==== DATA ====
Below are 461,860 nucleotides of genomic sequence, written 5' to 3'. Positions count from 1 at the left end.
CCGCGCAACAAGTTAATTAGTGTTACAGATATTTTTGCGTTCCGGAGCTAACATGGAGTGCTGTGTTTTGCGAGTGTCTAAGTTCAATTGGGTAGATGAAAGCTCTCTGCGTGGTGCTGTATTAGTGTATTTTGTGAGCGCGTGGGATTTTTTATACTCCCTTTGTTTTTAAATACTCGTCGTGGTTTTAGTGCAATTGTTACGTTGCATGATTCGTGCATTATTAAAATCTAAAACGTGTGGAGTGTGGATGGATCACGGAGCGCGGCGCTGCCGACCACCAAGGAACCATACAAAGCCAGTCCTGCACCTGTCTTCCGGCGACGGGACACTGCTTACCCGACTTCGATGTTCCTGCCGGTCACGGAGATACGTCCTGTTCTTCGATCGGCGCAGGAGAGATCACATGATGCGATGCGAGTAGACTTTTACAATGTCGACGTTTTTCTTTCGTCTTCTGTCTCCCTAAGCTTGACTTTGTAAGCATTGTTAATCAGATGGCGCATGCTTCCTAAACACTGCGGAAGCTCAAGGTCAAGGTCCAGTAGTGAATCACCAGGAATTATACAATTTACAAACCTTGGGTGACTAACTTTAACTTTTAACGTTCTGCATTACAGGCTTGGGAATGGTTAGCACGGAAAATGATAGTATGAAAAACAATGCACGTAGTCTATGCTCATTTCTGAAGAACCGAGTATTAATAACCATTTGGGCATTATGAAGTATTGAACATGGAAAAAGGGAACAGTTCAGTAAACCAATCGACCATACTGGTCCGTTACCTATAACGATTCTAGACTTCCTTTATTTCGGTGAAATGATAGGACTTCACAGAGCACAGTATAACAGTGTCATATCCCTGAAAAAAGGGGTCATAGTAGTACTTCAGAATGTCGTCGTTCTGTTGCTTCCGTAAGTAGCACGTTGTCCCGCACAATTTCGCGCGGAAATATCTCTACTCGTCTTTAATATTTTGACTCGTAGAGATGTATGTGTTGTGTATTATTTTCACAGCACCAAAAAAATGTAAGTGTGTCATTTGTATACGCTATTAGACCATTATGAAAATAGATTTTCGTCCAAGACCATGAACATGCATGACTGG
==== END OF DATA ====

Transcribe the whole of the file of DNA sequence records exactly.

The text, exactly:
Below are 461,860 nucleotides of genomic sequence, written 5' to 3'. Positions count from 1 at the left end.
CCGCGCAACAAGTTAATTAGTGTTACAGATATTTTTGCGTTCCGGAGCTAACATGGAGTGCTGTGTTTTGCGAGTGTCTAAGTTCAATTGGGTAGATGAAAGCTCTCTGCGTGGTGCTGTATTAGTGTATTTTGTGAGCGCGTGGGATTTTTTATACTCCCTTTGTTTTTAAATACTCGTCGTGGTTTTAGTGCAATTGTTACGTTGCATGATTCGTGCATTATTAAAATCTAAAACGTGTGGAGTGTGGATGGATCACGGAGCGCGGCGCTGCCGACCACCAAGGAACCATACAAAGCCAGTCCTGCACCTGTCTTCCGGCGACGGGACACTGCTTACCCGACTTCGATGTTCCTGCCGGTCACGGAGATACGTCCTGTTCTTCGATCGGCGCAGGAGAGATCACATGATGCGATGCGAGTAGACTTTTACAATGTCGACGTTTTTCTTTCGTCTTCTGTCTCCCTAAGCTTGACTTTGTAAGCATTGTTAATCAGATGGCGCATGCTTCCTAAACACTGCGGAAGCTCAAGGTCAAGGTCCAGTAGTGAATCACCAGGAATTATACAATTTACAAACCTTGGGTGACTAACTTTAACTTTTAACGTTCTGCATTACAGGCTTGGGAATGGTTAGCACGGAAAATGATAGTATGAAAAACAATGCACGTAGTCTATGCTCATTTCTGAAGAACCGAGTATTAATAACCATTTGGGCATTATGAAGTATTGAACATGGAAAAAGGGAACAGTTCAGTAAACCAATCGACCATACTGGTCCGTTACCTATAACGATTCTAGACTTCCTTTATTTCGGTGAAATGATAGGACTTCACAGAGCACAGTATAACAGTGTCATATCCCTGAAAAAAGGGGTCATAGTAGTACTTCAGAATGTCGTCGTTCTGTTGCTTCCGTAAGTAGCACGTTGTCCCGCACAATTTCGCGCGGAAATATCTCTACTCGTCTTTAATATTTTGACTCGTAGAGATGTATGTGTTGTGTATTATTTTCACAGCACCAAAAAAATGTAAGTGTGTCATTTGTATACGCTATTAGACCATTATGAAAATAGATTTTCGTCCAAGACCATGAACATGCATGACTGG